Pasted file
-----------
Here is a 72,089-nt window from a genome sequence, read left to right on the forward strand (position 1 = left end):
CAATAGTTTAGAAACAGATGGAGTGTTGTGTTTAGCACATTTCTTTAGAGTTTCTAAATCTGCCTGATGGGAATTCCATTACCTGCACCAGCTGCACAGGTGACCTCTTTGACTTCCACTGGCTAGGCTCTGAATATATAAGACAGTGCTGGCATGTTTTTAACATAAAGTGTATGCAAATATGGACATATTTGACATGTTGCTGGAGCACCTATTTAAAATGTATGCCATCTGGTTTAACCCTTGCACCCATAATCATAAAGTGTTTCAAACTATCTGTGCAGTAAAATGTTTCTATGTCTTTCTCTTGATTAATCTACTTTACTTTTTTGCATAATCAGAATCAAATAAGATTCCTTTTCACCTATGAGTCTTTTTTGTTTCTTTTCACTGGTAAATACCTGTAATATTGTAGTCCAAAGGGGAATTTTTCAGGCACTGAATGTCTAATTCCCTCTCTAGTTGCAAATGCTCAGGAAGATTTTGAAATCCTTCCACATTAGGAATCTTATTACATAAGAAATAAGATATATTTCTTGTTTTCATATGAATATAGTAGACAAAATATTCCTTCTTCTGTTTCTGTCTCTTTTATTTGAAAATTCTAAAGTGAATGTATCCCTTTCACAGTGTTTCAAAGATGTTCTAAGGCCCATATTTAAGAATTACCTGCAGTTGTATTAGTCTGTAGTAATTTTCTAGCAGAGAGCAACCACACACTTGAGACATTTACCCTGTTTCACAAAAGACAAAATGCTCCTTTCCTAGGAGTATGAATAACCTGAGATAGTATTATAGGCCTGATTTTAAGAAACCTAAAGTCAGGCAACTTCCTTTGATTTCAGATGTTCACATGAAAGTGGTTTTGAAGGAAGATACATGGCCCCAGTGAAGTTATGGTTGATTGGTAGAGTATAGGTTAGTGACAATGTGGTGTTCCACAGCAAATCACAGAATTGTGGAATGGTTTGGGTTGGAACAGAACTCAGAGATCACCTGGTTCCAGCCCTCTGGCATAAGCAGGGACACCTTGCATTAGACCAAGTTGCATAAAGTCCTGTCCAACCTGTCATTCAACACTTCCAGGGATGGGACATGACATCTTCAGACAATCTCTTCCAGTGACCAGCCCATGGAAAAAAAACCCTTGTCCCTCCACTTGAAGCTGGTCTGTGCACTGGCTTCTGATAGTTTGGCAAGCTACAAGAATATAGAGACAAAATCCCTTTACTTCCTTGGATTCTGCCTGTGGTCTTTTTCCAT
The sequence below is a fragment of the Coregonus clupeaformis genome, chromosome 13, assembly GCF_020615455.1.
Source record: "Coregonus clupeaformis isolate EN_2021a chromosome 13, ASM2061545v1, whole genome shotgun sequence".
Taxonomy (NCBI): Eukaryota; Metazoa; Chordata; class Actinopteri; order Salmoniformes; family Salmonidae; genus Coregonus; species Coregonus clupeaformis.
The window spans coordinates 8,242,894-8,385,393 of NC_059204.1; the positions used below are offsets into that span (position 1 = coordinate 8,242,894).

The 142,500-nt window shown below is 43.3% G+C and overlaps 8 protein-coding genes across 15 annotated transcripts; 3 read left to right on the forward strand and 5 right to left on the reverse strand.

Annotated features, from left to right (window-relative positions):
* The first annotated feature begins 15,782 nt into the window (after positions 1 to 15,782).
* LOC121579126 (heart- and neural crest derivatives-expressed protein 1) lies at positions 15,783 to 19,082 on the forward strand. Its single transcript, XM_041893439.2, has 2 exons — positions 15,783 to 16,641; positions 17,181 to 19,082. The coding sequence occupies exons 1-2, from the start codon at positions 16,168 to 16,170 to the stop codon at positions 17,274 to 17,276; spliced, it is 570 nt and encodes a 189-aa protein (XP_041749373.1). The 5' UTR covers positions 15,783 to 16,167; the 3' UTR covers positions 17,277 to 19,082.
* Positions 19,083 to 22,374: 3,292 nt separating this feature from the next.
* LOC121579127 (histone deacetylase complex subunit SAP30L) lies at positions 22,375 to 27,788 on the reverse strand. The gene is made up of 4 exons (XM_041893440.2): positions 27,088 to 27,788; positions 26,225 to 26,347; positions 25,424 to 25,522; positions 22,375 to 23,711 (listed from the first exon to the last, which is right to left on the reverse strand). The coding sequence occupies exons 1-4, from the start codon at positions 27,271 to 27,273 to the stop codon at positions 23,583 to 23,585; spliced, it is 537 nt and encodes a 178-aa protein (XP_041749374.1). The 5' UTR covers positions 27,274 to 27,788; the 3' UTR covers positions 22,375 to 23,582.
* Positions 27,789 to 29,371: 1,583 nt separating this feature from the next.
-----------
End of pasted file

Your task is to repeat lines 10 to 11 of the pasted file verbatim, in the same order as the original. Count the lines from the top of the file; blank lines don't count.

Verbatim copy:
* LOC121579126 (heart- and neural crest derivatives-expressed protein 1) lies at positions 15,783 to 19,082 on the forward strand. Its single transcript, XM_041893439.2, has 2 exons — positions 15,783 to 16,641; positions 17,181 to 19,082. The coding sequence occupies exons 1-2, from the start codon at positions 16,168 to 16,170 to the stop codon at positions 17,274 to 17,276; spliced, it is 570 nt and encodes a 189-aa protein (XP_041749373.1). The 5' UTR covers positions 15,783 to 16,167; the 3' UTR covers positions 17,277 to 19,082.
* Positions 19,083 to 22,374: 3,292 nt separating this feature from the next.